Armory, Self Defense, And EDC > Martial Arts, Unarmed Self Defense, Hand To Hand Combat, and Physical Fitness

Unarmed Self Defense Recommendations

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Couldn't find this mentioned much, just wondering if anyone has any personal experience with a certain type of martial art that they would recommend to a novice. I'm fairly strong with better than average balance, but poor endurance (working on it). I've become very interested in Krav Maga, because of it's ferocity and the immediate nature of its application. More of a street-practical school of teaching is my primary interest, with lest emphasis on forms and belts, and more on smashing and getting the heck outta harms way. Any thoughts would be very much appreciated, also any tips on getting your GF interested, short of staging an abduction to instill a bit of necessary fear... ;) Thanks!

P.S. If the moderators know of any better spot for this thread, sorry! It's my first question...

Over the last 20+ years I've studied:
-shotokan karate - my highest belt
-jui-jitsu - last studied (2 yrs)
-aikido - 2 yrs
-tae kwon do - intro
-kung fu - intro
-kenpo - intro
-asst other intro classes

I tried out a lot of styles to see what they can offer as a self defense. I really enjoyed Jui-Jitsu and will go back to that. I found it the best for overall self defense. You learn how to roll/counter attacks and use the attack against the attacker. But also you learn how to recognize a situation (which any good instructor should teach) and how to control an attacker. Jui-Jitsu is very similar to Aikido, but it has an additional edge so that if you have to take things to a deadly level you can. The Dojo I was learning at also mixed in some mu-tie (sp?). The chief instructor has practiced it since he was less than 10 and is a police officer so knows what works on the street and how to counter weapons.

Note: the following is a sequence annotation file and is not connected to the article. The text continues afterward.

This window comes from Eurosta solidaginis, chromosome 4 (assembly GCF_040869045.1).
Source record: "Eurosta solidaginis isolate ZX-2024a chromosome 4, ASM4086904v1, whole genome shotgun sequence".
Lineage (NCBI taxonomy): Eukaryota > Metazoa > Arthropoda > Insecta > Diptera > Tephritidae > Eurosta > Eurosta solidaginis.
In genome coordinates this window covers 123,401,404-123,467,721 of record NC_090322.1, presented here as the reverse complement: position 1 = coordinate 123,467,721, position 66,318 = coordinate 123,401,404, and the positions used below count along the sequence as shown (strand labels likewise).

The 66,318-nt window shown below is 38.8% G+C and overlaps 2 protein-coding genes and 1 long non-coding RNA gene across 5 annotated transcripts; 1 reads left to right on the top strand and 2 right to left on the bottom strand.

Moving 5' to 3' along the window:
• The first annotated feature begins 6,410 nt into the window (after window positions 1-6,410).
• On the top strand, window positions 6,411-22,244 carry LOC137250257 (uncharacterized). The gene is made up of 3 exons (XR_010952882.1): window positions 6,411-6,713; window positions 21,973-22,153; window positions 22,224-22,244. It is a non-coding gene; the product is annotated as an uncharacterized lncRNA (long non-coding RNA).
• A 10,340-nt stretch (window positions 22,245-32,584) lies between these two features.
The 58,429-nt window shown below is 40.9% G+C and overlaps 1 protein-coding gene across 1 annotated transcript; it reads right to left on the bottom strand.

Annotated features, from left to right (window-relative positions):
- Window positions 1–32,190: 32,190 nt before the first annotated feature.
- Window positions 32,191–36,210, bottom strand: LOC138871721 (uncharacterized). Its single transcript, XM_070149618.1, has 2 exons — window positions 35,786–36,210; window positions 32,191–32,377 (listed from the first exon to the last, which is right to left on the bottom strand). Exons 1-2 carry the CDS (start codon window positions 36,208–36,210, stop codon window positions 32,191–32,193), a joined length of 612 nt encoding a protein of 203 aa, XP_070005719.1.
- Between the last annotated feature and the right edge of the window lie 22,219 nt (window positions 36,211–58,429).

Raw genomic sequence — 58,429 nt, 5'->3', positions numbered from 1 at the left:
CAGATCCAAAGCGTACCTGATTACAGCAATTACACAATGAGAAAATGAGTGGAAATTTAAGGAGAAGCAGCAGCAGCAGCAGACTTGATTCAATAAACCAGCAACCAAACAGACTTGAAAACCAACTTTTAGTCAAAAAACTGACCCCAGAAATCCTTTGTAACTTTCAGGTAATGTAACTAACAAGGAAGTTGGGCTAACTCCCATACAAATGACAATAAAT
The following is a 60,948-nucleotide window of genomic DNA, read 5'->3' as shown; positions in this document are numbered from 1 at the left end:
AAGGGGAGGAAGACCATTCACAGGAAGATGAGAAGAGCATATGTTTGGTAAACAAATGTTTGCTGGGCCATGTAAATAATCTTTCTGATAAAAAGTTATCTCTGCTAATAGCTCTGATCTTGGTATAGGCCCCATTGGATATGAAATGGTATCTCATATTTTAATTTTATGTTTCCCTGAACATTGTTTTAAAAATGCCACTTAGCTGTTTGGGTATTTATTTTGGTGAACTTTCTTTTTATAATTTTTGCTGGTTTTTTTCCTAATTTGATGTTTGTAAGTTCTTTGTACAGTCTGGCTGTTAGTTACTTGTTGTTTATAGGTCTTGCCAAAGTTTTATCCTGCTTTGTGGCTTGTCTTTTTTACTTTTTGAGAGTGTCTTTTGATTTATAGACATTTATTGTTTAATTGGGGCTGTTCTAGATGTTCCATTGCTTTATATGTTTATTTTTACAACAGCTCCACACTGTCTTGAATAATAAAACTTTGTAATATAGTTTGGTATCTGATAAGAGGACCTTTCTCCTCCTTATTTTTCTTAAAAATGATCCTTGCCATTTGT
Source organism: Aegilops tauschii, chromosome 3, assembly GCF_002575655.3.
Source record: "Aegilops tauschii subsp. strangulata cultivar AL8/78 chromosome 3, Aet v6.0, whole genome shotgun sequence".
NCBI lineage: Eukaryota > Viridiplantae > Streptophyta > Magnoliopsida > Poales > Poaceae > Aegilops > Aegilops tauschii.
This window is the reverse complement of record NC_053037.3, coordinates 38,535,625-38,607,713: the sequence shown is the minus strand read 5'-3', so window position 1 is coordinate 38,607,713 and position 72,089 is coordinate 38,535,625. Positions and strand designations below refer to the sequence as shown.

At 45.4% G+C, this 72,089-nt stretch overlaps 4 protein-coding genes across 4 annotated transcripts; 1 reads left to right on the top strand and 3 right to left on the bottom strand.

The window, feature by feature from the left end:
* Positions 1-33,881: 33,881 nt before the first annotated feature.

Hope this helps.

John Bennett:
I have 30 years experience with learning and teaching a lot of different martial arts.

It all boils down to which martial art is within driving distance of your house.  Don't waste your time worrying over "which is best".  The only thing that matters is what is available for you to go train within a 30 minute drive of your house.

There are a million martial arts technique videos and books available on the internet.  All of them together won't do you a bit of good unless you can train them in a real environment against resistance.  Repetition is how humans learn.

If you tell me what's available in your local area, I can recommend one, or at least tell you common things to look for in a school, and what common things to avoid.

Thanks for your help, sounds like you two have worked hard, I envy your discipline. Selection here is limited: Krav Maga is the only school within an hour, so I think I'll check it out and go from there. One more real quick: would it be unreasonable to think that after a certain amount of training with an instructor, I'd be able to work out solo (w/heavy/speed bag and so on)?  I'll report back as to what I find and my progress. Thanks again.

John Bennett:
It's very difficult to gain technical proficiency by working out solo.  You need the dynamic resistance only a partner can provide.

What you can work on solo is your body conditioning.  That you do on your time.  Expensive class time should be used for learning and practicing techniques, not body conditioning.

If you don't know good conditioning or stretching routines, the internet has great resources for that.

Here's a good list of exercises:  They don't require expensive equipment, gym membership, or a personal trainer.

Here's how to structure your solo workouts:


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